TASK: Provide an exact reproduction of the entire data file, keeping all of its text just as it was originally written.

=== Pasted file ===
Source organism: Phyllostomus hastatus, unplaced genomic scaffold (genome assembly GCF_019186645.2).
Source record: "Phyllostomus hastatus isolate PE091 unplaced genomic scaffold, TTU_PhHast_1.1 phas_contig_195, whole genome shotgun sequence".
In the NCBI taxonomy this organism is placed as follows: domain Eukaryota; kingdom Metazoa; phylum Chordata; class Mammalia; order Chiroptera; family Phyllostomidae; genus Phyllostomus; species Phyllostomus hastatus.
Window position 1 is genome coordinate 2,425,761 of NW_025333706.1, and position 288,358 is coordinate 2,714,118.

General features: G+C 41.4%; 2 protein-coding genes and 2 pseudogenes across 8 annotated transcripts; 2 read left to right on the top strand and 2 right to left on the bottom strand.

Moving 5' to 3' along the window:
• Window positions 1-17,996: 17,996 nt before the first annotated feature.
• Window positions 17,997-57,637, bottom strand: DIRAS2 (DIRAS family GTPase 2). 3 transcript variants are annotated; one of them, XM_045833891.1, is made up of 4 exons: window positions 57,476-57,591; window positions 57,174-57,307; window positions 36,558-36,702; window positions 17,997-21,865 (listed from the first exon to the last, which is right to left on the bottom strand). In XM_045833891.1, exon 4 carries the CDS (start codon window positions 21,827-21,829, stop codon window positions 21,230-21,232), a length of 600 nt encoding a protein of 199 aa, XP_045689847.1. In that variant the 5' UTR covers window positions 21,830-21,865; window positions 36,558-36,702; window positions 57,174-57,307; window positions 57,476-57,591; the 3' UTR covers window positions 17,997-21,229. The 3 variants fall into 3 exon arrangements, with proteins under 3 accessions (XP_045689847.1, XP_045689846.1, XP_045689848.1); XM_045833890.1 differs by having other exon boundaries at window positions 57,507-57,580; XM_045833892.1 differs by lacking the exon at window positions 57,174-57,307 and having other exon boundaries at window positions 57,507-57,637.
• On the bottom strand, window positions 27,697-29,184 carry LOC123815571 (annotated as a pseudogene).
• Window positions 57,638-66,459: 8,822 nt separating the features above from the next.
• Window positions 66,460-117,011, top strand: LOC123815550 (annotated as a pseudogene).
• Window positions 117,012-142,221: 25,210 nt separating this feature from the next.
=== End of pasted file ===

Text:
Source organism: Phyllostomus hastatus, unplaced genomic scaffold (genome assembly GCF_019186645.2).
Source record: "Phyllostomus hastatus isolate PE091 unplaced genomic scaffold, TTU_PhHast_1.1 phas_contig_195, whole genome shotgun sequence".
In the NCBI taxonomy this organism is placed as follows: domain Eukaryota; kingdom Metazoa; phylum Chordata; class Mammalia; order Chiroptera; family Phyllostomidae; genus Phyllostomus; species Phyllostomus hastatus.
Window position 1 is genome coordinate 2,425,761 of NW_025333706.1, and position 288,358 is coordinate 2,714,118.

General features: G+C 41.4%; 2 protein-coding genes and 2 pseudogenes across 8 annotated transcripts; 2 read left to right on the top strand and 2 right to left on the bottom strand.

Moving 5' to 3' along the window:
• Window positions 1-17,996: 17,996 nt before the first annotated feature.
• Window positions 17,997-57,637, bottom strand: DIRAS2 (DIRAS family GTPase 2). 3 transcript variants are annotated; one of them, XM_045833891.1, is made up of 4 exons: window positions 57,476-57,591; window positions 57,174-57,307; window positions 36,558-36,702; window positions 17,997-21,865 (listed from the first exon to the last, which is right to left on the bottom strand). In XM_045833891.1, exon 4 carries the CDS (start codon window positions 21,827-21,829, stop codon window positions 21,230-21,232), a length of 600 nt encoding a protein of 199 aa, XP_045689847.1. In that variant the 5' UTR covers window positions 21,830-21,865; window positions 36,558-36,702; window positions 57,174-57,307; window positions 57,476-57,591; the 3' UTR covers window positions 17,997-21,229. The 3 variants fall into 3 exon arrangements, with proteins under 3 accessions (XP_045689847.1, XP_045689846.1, XP_045689848.1); XM_045833890.1 differs by having other exon boundaries at window positions 57,507-57,580; XM_045833892.1 differs by lacking the exon at window positions 57,174-57,307 and having other exon boundaries at window positions 57,507-57,637.
• On the bottom strand, window positions 27,697-29,184 carry LOC123815571 (annotated as a pseudogene).
• Window positions 57,638-66,459: 8,822 nt separating the features above from the next.
• Window positions 66,460-117,011, top strand: LOC123815550 (annotated as a pseudogene).
• Window positions 117,012-142,221: 25,210 nt separating this feature from the next.